SPI-3 also includes a 32-bit CRC (Cyclic Redundancy Check) for better data security and Domain Validation. Domain Validation is new for peripheral buses. Basically, SCSI Domain Validation will not accept a negotiated data throughput speed until a validation test is performed. To perform this test, the initiator sends out a Write Buffer command to the target at the full data throughput. The initiator will then read the data back to see that it is correct. If it is not, the initiator will switch to the next lower speed and perform the test again. When the test passes, that speed is compatible with both the initiator and the target and is used for data transfers between the two devices.

    SPI-3 is also a complete document defining parallel SCSI interfaces up to 80 Megatransfers/sec and does not refer to previous SCSI documents. SPI-3 obsoletes HVD and 32-bit data bus designs. For specifications of the HVD and 32-bit bus, refer to SPI-2. The maximum cable length for Ultra 3 SCSI is 12 m (40 ft) or 25 meters (82 ft) for point-to-point applications.

    Ultra 160 (U160/m) is a sub-set of Fast-80 that includes Double Transition clocking, CRC and parts of Domain Validation. It is not yet a recognized form of SCSI.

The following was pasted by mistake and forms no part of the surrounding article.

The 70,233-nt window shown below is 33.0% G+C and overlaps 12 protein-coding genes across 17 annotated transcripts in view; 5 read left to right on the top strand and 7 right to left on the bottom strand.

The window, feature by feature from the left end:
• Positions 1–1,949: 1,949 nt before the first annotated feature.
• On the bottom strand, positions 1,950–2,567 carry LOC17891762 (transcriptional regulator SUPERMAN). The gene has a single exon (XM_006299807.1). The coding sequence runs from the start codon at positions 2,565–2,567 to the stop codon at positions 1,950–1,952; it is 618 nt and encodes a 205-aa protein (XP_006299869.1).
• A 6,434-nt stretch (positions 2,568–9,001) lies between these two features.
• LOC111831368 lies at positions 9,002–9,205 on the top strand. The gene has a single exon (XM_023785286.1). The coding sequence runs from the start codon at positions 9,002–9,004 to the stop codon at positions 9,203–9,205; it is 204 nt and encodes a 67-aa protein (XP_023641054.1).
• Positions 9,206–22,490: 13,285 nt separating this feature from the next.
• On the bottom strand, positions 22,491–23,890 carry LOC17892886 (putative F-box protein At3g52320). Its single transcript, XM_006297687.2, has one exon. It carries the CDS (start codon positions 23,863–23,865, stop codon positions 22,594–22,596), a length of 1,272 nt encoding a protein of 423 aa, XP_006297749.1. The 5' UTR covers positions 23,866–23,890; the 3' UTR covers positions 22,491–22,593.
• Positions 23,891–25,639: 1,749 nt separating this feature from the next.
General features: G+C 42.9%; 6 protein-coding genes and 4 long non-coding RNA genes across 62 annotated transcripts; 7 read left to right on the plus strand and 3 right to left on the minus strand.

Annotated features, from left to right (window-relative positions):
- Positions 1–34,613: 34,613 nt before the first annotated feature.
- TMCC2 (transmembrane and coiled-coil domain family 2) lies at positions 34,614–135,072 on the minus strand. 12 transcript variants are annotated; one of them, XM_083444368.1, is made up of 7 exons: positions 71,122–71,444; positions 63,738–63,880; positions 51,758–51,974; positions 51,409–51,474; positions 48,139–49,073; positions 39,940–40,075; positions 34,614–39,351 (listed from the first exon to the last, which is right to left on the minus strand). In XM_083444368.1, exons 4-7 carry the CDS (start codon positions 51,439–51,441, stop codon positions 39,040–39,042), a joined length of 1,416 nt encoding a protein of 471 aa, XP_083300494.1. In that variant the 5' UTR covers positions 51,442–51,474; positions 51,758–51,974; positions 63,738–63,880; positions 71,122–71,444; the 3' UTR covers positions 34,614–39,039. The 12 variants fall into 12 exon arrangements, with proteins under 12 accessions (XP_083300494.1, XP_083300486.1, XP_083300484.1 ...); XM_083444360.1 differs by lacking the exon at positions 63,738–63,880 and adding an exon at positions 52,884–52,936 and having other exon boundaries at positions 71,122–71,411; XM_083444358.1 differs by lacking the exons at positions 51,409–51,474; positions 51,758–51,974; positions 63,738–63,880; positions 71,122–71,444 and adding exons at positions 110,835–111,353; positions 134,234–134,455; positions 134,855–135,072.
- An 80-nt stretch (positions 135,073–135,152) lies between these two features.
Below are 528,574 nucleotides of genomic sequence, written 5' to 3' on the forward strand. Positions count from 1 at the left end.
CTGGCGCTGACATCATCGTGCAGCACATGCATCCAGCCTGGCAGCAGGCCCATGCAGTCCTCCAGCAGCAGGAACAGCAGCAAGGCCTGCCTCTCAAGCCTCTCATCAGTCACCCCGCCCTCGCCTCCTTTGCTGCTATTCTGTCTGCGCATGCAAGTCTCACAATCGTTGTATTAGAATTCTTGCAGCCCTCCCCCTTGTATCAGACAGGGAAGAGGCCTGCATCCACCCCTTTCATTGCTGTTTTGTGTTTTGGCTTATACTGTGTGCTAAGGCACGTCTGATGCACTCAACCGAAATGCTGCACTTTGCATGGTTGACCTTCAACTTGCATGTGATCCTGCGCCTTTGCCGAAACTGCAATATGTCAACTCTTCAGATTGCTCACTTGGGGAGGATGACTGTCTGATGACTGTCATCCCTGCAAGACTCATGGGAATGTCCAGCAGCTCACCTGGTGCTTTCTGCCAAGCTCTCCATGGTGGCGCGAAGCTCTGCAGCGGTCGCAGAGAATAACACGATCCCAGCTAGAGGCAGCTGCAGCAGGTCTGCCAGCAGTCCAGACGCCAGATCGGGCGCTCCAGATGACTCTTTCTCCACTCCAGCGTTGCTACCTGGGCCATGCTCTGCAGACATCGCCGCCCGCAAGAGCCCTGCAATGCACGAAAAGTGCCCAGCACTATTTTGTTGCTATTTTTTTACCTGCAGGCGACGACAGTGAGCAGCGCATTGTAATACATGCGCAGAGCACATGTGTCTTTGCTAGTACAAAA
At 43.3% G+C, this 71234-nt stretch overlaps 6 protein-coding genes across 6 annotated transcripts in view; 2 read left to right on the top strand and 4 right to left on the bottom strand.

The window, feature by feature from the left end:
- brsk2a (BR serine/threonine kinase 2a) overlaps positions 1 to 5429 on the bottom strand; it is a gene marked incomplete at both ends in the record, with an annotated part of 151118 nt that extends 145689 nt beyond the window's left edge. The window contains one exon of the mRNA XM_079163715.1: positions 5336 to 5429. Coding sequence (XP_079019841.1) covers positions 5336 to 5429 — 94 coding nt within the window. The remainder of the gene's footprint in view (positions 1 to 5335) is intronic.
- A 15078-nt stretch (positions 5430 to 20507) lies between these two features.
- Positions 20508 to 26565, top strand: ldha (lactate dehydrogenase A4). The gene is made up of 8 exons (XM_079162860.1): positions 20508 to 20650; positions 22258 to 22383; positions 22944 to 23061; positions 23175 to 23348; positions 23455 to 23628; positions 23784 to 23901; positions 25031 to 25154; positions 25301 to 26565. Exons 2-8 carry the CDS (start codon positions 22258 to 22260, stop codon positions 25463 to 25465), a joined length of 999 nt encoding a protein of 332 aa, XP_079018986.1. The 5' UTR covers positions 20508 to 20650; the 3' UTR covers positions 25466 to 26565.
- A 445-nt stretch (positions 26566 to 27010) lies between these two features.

• EPI
    For Paralan a very significant development released in the Enhanced Parallel Interface (EPI) is the documentation of SCSI Expanders, Bridging Expanders, Switches and some connectors not otherwise documented. This finally incorporates into the SCSI specification the types of products that Paralan has been designing, marketing and selling for years. EPI also describes the design of SCSI systems, defining the electrical specifications for cable lengths and loads. Also included is a description of how to work with both Wide (16-bit) and Narrow (8-bit) devices on the same SCSI bus.

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(8) What is the difference between single-ended and differential SCSI?

Single-ended and differential are two methods of placing SCSI signals on the cabling. Single-ended uses one wire driven against ground and the signal is the voltage difference between that wire and ground. The differential interface drives two wires. The signal is the voltage difference between the two wires. Single-ended and differential are not directly compatible. (It should be noted that HVD and LVD are also not directly compatible). They can be interconnected by the use of a SCSI expander called a Single-ended to Differential Converter. Single-ended cable lengths are 6 to 1.5 meters (20 to 5 ft), decreasing with increasing data throughput, while differential (HVD and LVD) offers cable lengths to 25 meters (82 ft), regardless of the speed of the bus.